Bob Odenkirk Discusses Becoming an Action Star After 'Better Call Saul' — 'I Wanted It to Maybe Destroy My Career'

Before Bob Odenkirk became Saul Goodman on Breaking Bad and Better Call Saul, he was a comedic actor who worked on Saturday Night Live and Mr. Show. His success with both of these unique roles proves he’s a total acting chameleon. Most recently, the 58-year-old Hollywood veteran made yet another transformation into an action star.

The highly anticipated movie Nobody proved that Odenkirk is capable of stretching his talents even further. And while he could have relied on stunt doubles to get the hard work of the movie done, instead he chose to go all in with training and do all the action scenes himself.

The actor knew his efforts could backfire. But Odenkirk was not joking around this time.

Bob Odenkirk is planning his post ‘Better Call Saul’ future

With the final season of Better Call Saul looming, Odenkirk is thinking about what he’s going to do after the series wraps filming. He’s had a few small roles in the recent future but signing on for Nobody represents a true change in the direction of his acting career.

And he didn’t do it as a joke, or tongue in cheek, which many of his fans expected from the undeniably hilarious actor. After coming up with Chris Farley’s iconic Matt Foley motivational speaker comedy skit, how could anyone expect that level of seriousness? Yet Odenkirk insists it was no laughing matter.

“From the time I was talking to [manager Marc Provissiero], I said, ‘It’s going to be not ironic. I’m not going to wink at the camera. Every time I do anything violent, I want a look of fear underneath the brazen, blazing vengeance,’” the actor said during an interview with GQ.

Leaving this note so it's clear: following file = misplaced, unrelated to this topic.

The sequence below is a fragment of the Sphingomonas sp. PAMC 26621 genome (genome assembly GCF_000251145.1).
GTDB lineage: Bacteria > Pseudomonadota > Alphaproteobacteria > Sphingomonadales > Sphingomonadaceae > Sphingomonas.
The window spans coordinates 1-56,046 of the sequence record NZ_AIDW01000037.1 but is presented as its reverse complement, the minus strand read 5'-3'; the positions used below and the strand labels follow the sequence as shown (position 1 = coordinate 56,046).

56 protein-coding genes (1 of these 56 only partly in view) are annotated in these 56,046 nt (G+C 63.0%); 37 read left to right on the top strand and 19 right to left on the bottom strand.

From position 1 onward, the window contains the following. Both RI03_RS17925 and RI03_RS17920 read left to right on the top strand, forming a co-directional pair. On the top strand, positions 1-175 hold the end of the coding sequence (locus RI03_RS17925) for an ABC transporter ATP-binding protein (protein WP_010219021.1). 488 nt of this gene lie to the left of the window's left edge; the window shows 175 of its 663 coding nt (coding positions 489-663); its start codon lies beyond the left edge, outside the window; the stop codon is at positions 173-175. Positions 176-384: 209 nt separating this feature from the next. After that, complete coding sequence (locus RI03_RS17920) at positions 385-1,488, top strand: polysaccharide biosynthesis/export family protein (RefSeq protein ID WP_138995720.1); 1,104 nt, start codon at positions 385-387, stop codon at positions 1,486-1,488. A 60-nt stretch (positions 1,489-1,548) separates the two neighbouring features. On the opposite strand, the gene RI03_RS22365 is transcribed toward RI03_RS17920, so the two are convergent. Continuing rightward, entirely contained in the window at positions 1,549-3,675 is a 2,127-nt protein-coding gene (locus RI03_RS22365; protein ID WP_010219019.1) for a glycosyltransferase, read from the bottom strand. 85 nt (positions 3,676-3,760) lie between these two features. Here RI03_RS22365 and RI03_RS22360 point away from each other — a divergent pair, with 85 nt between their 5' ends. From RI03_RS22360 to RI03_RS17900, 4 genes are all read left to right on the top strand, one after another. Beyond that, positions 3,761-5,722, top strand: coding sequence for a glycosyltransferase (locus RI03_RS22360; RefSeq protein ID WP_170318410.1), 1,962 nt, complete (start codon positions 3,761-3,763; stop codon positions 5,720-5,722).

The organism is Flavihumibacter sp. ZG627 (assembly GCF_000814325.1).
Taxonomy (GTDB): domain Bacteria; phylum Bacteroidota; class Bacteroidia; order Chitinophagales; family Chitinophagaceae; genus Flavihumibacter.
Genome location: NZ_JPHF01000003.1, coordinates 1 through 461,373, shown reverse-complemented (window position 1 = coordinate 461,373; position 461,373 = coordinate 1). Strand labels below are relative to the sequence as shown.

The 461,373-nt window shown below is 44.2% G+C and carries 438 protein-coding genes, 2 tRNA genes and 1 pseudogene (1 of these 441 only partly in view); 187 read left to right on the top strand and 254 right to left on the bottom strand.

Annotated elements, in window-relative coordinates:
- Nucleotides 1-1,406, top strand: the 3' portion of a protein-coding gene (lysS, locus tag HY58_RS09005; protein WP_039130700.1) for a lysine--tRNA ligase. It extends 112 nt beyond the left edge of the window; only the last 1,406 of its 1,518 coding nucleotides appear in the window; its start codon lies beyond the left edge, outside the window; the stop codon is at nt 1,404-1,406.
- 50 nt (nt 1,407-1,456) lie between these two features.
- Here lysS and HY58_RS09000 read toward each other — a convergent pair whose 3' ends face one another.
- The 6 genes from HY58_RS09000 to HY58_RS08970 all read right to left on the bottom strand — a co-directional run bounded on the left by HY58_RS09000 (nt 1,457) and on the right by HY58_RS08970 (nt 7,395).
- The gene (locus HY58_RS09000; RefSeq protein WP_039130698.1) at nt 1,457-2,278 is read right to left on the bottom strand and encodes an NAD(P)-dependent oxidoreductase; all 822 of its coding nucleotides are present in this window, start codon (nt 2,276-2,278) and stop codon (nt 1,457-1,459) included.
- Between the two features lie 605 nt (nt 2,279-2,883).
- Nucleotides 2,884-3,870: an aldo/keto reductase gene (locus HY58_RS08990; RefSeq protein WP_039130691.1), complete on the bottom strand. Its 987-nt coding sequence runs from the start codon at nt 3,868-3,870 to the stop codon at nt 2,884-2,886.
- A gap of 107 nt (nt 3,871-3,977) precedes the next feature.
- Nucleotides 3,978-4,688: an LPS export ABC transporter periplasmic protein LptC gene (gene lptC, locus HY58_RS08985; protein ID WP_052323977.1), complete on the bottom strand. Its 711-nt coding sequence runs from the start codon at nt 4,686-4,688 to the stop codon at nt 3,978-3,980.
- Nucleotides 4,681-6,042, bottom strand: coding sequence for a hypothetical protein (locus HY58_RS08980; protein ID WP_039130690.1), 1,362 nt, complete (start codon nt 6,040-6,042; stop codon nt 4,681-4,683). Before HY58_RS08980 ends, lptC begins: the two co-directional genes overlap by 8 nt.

“’I want uncertainty and fear to permeate my character through the whole movie. I’m not going to be cute, and I’m not going to do funny stuff.’”

The actor did all his own fight scenes in ‘Nobody’

Committing to an action movie is physically demanding, especially for a film that’s been compared to John Wick in terms of intensity. But Odenkirk said from the beginning he had no interest in taking any shortcuts.

“I was at a party, and Tim Olyphant and I were talking,” Odenkirk recalled. “I said, ‘I’m training so hard for this movie.’ And he looks at me and he goes, ‘Just get a stuntman to do it.’”

He continued, “And it was the first time it even occurred to me that I could do that! So I stood there, silently thinking, ‘Well, yeah. Of course you could do that.’ And then I thought, ‘What’s the point of that? I want to do this.’”

‘Nobody’ is earning high praise for Bob Odenkirk

The work was grueling, and the risk was huge.

“I wanted to make it right, and I wanted it to maybe destroy my career,” Odenkirk said of making the transition from comedy to drama to action. But it ultimately paid off. Critics and fans have expressed generally positive reviews of Nobody, which could create the opportunity for more movies like it in the future.

Odenkirk said Bruce Lee and Jackie Chan are real inspirations for his work. It’s likely he’ll be keeping up that fighting spirit long after he hangs up his Saul Goodman suit for good.

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